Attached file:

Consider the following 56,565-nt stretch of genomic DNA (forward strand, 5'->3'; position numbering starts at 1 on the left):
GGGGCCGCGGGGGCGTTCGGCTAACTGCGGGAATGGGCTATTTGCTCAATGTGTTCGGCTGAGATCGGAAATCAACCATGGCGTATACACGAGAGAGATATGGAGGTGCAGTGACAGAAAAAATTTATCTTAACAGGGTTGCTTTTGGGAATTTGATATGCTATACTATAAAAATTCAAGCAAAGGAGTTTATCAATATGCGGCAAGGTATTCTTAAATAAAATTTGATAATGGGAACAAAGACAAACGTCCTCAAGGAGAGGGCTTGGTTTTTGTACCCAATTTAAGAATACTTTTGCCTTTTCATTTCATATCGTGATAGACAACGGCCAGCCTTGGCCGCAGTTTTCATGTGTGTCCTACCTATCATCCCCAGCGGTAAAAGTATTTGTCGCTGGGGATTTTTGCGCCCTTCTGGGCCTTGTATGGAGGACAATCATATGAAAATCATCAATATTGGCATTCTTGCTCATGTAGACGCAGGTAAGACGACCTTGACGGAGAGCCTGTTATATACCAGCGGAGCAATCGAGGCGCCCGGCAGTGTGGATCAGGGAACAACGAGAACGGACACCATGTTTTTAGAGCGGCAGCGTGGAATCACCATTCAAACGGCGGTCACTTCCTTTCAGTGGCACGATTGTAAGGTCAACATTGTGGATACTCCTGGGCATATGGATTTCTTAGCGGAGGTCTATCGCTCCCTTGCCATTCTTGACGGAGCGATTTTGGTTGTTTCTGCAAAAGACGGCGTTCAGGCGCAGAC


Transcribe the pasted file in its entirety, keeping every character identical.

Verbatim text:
Consider the following 56,565-nt stretch of genomic DNA (forward strand, 5'->3'; position numbering starts at 1 on the left):
GGGGCCGCGGGGGCGTTCGGCTAACTGCGGGAATGGGCTATTTGCTCAATGTGTTCGGCTGAGATCGGAAATCAACCATGGCGTATACACGAGAGAGATATGGAGGTGCAGTGACAGAAAAAATTTATCTTAACAGGGTTGCTTTTGGGAATTTGATATGCTATACTATAAAAATTCAAGCAAAGGAGTTTATCAATATGCGGCAAGGTATTCTTAAATAAAATTTGATAATGGGAACAAAGACAAACGTCCTCAAGGAGAGGGCTTGGTTTTTGTACCCAATTTAAGAATACTTTTGCCTTTTCATTTCATATCGTGATAGACAACGGCCAGCCTTGGCCGCAGTTTTCATGTGTGTCCTACCTATCATCCCCAGCGGTAAAAGTATTTGTCGCTGGGGATTTTTGCGCCCTTCTGGGCCTTGTATGGAGGACAATCATATGAAAATCATCAATATTGGCATTCTTGCTCATGTAGACGCAGGTAAGACGACCTTGACGGAGAGCCTGTTATATACCAGCGGAGCAATCGAGGCGCCCGGCAGTGTGGATCAGGGAACAACGAGAACGGACACCATGTTTTTAGAGCGGCAGCGTGGAATCACCATTCAAACGGCGGTCACTTCCTTTCAGTGGCACGATTGTAAGGTCAACATTGTGGATACTCCTGGGCATATGGATTTCTTAGCGGAGGTCTATCGCTCCCTTGCCATTCTTGACGGAGCGATTTTGGTTGTTTCTGCAAAAGACGGCGTTCAGGCGCAGAC